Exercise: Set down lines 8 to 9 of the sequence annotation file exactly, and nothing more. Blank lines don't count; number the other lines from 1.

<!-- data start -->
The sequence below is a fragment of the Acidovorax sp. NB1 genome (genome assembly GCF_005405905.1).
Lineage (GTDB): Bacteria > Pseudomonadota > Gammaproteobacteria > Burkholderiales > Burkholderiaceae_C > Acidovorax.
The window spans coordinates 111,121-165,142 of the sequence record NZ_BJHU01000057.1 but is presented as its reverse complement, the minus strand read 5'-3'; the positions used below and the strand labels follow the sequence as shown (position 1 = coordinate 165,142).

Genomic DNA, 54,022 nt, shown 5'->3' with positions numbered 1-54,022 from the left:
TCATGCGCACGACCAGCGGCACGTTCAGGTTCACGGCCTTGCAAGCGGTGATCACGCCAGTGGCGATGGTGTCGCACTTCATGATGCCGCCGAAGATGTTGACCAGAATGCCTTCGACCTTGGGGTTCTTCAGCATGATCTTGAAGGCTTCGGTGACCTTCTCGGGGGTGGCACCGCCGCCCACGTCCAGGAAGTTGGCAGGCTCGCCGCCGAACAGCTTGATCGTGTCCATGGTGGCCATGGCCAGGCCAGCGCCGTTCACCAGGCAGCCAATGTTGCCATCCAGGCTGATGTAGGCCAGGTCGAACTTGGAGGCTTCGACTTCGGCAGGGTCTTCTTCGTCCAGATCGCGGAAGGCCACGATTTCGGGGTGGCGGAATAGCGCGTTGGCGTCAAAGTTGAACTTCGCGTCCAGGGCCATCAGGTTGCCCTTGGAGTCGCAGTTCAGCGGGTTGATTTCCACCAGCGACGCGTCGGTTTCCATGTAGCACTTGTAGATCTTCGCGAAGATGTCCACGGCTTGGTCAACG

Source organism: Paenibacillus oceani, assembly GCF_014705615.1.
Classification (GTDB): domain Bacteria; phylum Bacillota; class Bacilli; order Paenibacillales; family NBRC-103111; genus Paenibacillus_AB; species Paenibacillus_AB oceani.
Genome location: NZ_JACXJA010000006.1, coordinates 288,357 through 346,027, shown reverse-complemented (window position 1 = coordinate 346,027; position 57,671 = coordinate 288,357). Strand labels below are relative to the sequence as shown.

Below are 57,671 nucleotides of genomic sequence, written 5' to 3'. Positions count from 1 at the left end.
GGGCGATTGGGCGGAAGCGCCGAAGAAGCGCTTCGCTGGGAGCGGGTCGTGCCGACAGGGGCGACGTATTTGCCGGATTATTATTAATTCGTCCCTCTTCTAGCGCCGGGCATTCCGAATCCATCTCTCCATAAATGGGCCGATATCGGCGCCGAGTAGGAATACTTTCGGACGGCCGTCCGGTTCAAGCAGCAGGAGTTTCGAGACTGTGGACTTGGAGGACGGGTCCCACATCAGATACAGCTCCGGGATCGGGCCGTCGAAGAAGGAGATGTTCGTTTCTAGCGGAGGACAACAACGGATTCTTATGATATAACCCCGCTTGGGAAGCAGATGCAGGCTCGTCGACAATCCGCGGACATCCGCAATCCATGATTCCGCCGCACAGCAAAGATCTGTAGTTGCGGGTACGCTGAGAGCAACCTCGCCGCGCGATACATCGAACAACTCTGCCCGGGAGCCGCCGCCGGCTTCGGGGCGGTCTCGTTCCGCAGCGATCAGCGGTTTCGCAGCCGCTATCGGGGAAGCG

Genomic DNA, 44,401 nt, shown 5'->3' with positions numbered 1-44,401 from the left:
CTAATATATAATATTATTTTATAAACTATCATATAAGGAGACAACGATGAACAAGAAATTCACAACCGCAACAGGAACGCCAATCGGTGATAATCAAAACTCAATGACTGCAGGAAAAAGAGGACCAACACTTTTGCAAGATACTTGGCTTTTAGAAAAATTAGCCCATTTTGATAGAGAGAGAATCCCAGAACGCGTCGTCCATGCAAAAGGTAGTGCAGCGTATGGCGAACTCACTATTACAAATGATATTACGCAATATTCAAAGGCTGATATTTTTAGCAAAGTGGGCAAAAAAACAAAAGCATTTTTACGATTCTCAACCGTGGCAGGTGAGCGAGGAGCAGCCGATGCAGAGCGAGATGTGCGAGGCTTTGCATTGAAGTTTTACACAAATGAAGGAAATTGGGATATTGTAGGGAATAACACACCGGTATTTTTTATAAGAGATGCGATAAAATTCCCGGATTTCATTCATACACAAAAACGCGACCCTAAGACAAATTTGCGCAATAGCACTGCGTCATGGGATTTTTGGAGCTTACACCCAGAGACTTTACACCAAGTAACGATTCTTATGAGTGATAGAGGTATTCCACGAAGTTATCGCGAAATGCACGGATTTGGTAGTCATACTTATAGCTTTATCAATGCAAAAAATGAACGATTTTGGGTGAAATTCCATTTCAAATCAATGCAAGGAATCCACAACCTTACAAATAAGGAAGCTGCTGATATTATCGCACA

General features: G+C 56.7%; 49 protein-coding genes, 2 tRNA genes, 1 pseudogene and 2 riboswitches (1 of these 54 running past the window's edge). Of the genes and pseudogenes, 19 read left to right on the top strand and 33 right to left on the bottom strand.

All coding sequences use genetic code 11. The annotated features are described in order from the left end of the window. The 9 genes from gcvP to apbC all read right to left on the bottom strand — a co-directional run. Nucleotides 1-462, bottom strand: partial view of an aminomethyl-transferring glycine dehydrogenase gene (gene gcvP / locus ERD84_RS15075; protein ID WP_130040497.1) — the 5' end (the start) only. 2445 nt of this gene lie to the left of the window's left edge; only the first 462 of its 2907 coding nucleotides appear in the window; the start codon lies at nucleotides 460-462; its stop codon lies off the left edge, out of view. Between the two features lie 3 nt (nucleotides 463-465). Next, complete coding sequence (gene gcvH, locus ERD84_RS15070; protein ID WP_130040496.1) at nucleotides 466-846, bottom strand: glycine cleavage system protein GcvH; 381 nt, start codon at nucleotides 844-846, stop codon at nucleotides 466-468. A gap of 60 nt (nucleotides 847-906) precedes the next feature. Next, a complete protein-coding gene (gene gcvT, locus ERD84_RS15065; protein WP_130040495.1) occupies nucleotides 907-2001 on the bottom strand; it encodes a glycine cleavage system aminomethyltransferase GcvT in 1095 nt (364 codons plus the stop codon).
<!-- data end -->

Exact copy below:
Genome location: NZ_JACXJA010000006.1, coordinates 288,357 through 346,027, shown reverse-complemented (window position 1 = coordinate 346,027; position 57,671 = coordinate 288,357). Strand labels below are relative to the sequence as shown.

Below are 57,671 nucleotides of genomic sequence, written 5' to 3'. Positions count from 1 at the left end.